It is the hour of trial and the day of adversity that clearly shows whatever strength we really have, and what or who we are trusting in. To faint, or become disheartened then, is to show that we have not been truly counting upon God for help and deliverance. The time of difficulty and opposition will only find the trusting person more confident still, for he knows where the source of all power is to be found.
When Elijah was threatened by Jezebel he became afraid and fled for his life. “Jezebel sent a messenger unto Elijah, saying, So let the gods do to me, and more also, if I make not thy life as the life of one of them by to morrow about this time. And when he saw that, he arose, and went for his life” (1 Kings 19:2-3).
In contrast we read of another Old Testament man of faith, “And David was greatly distressed; for the people spake of stoning him, because the soul of all the people was grieved, every man for his sons and for his daughters: but David encouraged himself in the Lord his God” (1 Samuel 30:6). Which are you?
“For whatsoever things were written aforetime were written for our learning, that we through patience and comfort of the Scriptures might have hope” (Romans 14:4).
As we go through life we all need comfort. There are tears, loneliness and a host of other problems that we face in this world. When you need comfort, turn to the Bible. There you will find the three persons of the Godhead (the Trinity), ready to supply comfort through the living Word of God.
“The Father of mercies, and the God of all comfort” (2 Corinthians 1:13).
“Now our Lord Jesus Christ Himself, and God, even our Father, which hath loved us, and hath given us everlasting consolation and good hope through grace, Comfort your hearts” (2 Thessalonians 2:16-17).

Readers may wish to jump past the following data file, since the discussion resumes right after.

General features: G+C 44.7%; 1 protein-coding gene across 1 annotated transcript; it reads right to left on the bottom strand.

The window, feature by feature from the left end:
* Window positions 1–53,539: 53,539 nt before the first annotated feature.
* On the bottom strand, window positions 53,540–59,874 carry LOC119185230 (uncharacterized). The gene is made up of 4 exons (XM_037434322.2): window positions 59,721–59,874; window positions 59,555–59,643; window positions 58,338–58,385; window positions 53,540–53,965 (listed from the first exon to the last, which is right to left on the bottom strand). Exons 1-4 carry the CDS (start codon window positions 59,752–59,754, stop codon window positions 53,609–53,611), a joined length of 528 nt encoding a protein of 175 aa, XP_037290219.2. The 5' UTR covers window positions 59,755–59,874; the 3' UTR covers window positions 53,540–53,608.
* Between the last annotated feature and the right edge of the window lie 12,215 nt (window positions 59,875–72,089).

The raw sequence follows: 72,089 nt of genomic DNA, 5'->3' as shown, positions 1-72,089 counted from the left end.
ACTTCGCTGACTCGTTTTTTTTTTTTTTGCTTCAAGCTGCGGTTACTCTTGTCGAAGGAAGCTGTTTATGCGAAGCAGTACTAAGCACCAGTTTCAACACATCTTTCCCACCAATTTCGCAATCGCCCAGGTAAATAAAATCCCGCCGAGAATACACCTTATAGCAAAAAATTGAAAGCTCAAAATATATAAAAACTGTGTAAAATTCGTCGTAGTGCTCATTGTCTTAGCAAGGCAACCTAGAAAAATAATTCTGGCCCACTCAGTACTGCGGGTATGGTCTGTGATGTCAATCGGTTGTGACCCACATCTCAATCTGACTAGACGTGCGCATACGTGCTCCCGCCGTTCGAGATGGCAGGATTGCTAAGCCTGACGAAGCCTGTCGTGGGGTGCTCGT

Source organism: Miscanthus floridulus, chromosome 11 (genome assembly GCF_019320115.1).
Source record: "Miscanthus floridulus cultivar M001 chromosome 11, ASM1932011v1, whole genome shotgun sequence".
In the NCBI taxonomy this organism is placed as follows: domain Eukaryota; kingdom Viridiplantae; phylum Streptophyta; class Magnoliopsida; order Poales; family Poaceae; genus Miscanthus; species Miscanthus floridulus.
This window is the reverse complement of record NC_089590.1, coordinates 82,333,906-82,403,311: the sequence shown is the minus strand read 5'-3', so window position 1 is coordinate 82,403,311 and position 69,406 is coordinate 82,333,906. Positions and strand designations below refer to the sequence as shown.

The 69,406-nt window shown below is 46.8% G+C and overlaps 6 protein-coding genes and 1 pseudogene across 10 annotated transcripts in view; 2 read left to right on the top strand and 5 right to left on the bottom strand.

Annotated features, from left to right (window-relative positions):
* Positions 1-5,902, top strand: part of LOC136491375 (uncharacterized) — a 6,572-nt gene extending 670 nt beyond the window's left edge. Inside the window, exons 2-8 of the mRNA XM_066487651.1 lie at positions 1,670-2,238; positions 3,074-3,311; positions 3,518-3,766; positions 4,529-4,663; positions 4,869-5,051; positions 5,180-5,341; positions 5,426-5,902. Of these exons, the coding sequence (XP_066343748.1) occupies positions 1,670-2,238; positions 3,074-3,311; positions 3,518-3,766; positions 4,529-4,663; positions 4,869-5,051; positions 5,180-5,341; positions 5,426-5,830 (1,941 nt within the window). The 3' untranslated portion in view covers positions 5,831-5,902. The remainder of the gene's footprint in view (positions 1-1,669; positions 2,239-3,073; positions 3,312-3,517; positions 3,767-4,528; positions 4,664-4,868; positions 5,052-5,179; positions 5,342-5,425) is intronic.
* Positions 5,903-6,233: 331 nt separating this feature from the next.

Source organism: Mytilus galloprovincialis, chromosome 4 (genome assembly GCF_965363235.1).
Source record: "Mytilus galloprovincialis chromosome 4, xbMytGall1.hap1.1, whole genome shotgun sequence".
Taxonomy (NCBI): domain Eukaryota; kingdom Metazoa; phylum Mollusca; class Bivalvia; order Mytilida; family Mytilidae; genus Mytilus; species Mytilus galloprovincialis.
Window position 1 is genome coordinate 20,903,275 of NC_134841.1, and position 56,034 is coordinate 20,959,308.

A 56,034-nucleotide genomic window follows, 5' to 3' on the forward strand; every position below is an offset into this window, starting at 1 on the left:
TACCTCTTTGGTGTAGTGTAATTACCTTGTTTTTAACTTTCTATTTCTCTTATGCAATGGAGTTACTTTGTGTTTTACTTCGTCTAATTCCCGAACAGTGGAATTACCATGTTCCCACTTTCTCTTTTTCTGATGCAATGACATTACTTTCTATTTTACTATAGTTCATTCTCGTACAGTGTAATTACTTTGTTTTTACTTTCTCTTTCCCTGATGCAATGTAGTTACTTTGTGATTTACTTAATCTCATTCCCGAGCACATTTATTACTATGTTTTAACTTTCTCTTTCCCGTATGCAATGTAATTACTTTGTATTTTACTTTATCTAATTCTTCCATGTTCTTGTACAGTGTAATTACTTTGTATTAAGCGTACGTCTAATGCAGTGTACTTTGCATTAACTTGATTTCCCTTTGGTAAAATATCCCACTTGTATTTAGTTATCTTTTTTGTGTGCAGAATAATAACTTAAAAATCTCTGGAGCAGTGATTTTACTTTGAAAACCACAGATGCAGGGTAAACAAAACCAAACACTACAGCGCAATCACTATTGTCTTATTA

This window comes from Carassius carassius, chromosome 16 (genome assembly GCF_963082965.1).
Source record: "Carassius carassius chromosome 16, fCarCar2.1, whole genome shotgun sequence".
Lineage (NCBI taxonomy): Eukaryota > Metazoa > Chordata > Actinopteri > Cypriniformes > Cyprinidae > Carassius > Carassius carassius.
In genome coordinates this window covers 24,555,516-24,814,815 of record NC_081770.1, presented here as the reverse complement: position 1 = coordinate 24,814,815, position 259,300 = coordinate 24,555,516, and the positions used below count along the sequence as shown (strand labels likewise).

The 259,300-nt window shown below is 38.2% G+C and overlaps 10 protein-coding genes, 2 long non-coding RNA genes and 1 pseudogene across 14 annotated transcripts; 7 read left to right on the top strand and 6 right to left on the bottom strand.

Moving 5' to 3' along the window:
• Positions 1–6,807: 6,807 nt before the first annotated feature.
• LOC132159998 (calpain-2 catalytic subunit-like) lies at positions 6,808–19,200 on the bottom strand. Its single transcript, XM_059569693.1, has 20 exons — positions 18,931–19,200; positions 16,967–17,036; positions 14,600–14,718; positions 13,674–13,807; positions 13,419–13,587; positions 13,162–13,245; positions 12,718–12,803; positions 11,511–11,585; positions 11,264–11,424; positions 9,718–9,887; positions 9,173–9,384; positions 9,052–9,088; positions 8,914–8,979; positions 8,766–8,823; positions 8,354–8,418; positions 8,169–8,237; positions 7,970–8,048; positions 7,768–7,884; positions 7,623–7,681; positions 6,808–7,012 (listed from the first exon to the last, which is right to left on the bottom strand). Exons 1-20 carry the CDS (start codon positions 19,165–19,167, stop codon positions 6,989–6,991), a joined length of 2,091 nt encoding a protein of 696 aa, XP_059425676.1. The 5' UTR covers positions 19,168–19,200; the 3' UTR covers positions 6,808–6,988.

“The Comforter, which is the Holy Ghost” (John 14:26).
Whenever you need comfort, turn to the Scriptures. There is no shortage of consolation there.
“For God, who commanded the light to shine out of darkness, hath shined in our hearts” (2 Corinthians 4:6).
Yesterday’s account of Florence Nightingale made me think of the fact that we who know our Saviour have been given a lamp too. It is the Word of God, and we are responsible to carry it to a sin-sick, dying world. Have we held the Lamp for someone today? Would you be known in your community as the young man or young lady with the Light, the Light of God’s Word? We have a Lamp that can soften hearts, heal the broken spirit, and bring comfort, hope, and encouragement to those around us. Learn to carry the Light for all to see. This world is enveloped in deep moral and spiritual darkness, but we can take courage from the words of the Psalmist, who penned, “Thy word is a lamp…and a light” (Psalm 119:105).
Remember too, that the Bible presents the true light, the Lord Jesus Christ. David in the midst of his difficult circumstances could say: “For Thou art my lamp, O Lord” (2 Samuel 22:29). John the Baptist said of the Lord, “That was the true Light, which lighteth every man that cometh into the world” (John 1:9).
“The entrance of Thy Words giveth light” (Psalm 119:130).
I recently read something of the life of Florence Nightingale, the pioneer of modern nursing. As she served in a military hospital in Turkey during the Crimean War, amid deplorable conditions, her custom was to take a lamp each evening and make her rounds through the hospital wards, making one last check on the wounded and dying soldiers before retiring to her room. In this way she became known as the Lady with the Lamp. The soldiers would eagerly await the glow of her lamp as she checked on them for the final time that day. One who knew of her services wrote:
“Without exaggeration, she is a ‘Ministering Angel’ in these hospitals, and as her slender form glides quietly along each corridor every poor fellow’s face softens with gratitude at the sight of her. When all the medical officers have retired for the night and silence and darkness have settled down upon those miles of prostrate sick, she may be observed alone with a lamp in her hand, making solitary rounds.”